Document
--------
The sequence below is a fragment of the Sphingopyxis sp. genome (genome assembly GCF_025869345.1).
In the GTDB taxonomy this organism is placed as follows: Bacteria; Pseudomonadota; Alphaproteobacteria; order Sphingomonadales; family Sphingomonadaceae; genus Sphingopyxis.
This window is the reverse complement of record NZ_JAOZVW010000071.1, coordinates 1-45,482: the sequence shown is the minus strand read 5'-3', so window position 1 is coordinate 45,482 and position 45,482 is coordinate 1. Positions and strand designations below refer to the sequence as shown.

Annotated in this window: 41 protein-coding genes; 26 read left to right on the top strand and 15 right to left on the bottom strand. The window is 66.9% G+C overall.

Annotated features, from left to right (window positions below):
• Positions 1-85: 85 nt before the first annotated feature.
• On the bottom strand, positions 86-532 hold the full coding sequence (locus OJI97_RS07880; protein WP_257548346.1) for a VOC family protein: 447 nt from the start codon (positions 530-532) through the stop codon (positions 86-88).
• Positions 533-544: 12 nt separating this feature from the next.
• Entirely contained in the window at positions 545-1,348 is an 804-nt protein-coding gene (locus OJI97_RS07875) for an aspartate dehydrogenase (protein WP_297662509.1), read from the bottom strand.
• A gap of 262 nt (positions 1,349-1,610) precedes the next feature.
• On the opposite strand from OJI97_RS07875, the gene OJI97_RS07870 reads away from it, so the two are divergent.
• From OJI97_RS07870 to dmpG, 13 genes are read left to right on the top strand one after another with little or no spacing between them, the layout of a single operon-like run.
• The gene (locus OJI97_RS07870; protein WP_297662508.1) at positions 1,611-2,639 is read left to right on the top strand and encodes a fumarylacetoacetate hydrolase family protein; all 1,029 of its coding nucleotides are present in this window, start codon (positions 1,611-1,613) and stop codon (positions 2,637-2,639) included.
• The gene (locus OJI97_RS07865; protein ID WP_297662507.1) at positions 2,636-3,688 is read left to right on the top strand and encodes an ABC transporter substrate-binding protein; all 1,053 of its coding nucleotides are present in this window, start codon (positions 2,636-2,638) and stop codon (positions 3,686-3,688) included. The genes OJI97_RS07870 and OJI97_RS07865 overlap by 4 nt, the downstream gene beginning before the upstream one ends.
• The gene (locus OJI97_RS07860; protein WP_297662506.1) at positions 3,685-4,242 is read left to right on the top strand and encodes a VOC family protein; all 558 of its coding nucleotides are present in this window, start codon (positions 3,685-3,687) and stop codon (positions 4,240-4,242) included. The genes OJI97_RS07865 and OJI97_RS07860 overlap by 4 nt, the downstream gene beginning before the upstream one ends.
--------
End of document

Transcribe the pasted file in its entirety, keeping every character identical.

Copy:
The sequence below is a fragment of the Sphingopyxis sp. genome (genome assembly GCF_025869345.1).
In the GTDB taxonomy this organism is placed as follows: Bacteria; Pseudomonadota; Alphaproteobacteria; order Sphingomonadales; family Sphingomonadaceae; genus Sphingopyxis.
This window is the reverse complement of record NZ_JAOZVW010000071.1, coordinates 1-45,482: the sequence shown is the minus strand read 5'-3', so window position 1 is coordinate 45,482 and position 45,482 is coordinate 1. Positions and strand designations below refer to the sequence as shown.

Annotated in this window: 41 protein-coding genes; 26 read left to right on the top strand and 15 right to left on the bottom strand. The window is 66.9% G+C overall.

Annotated features, from left to right (window positions below):
• Positions 1-85: 85 nt before the first annotated feature.
• On the bottom strand, positions 86-532 hold the full coding sequence (locus OJI97_RS07880; protein WP_257548346.1) for a VOC family protein: 447 nt from the start codon (positions 530-532) through the stop codon (positions 86-88).
• Positions 533-544: 12 nt separating this feature from the next.
• Entirely contained in the window at positions 545-1,348 is an 804-nt protein-coding gene (locus OJI97_RS07875) for an aspartate dehydrogenase (protein WP_297662509.1), read from the bottom strand.
• A gap of 262 nt (positions 1,349-1,610) precedes the next feature.
• On the opposite strand from OJI97_RS07875, the gene OJI97_RS07870 reads away from it, so the two are divergent.
• From OJI97_RS07870 to dmpG, 13 genes are read left to right on the top strand one after another with little or no spacing between them, the layout of a single operon-like run.
• The gene (locus OJI97_RS07870; protein WP_297662508.1) at positions 1,611-2,639 is read left to right on the top strand and encodes a fumarylacetoacetate hydrolase family protein; all 1,029 of its coding nucleotides are present in this window, start codon (positions 1,611-1,613) and stop codon (positions 2,637-2,639) included.
• The gene (locus OJI97_RS07865; protein ID WP_297662507.1) at positions 2,636-3,688 is read left to right on the top strand and encodes an ABC transporter substrate-binding protein; all 1,053 of its coding nucleotides are present in this window, start codon (positions 2,636-2,638) and stop codon (positions 3,686-3,688) included. The genes OJI97_RS07870 and OJI97_RS07865 overlap by 4 nt, the downstream gene beginning before the upstream one ends.
• The gene (locus OJI97_RS07860; protein WP_297662506.1) at positions 3,685-4,242 is read left to right on the top strand and encodes a VOC family protein; all 558 of its coding nucleotides are present in this window, start codon (positions 3,685-3,687) and stop codon (positions 4,240-4,242) included. The genes OJI97_RS07865 and OJI97_RS07860 overlap by 4 nt, the downstream gene beginning before the upstream one ends.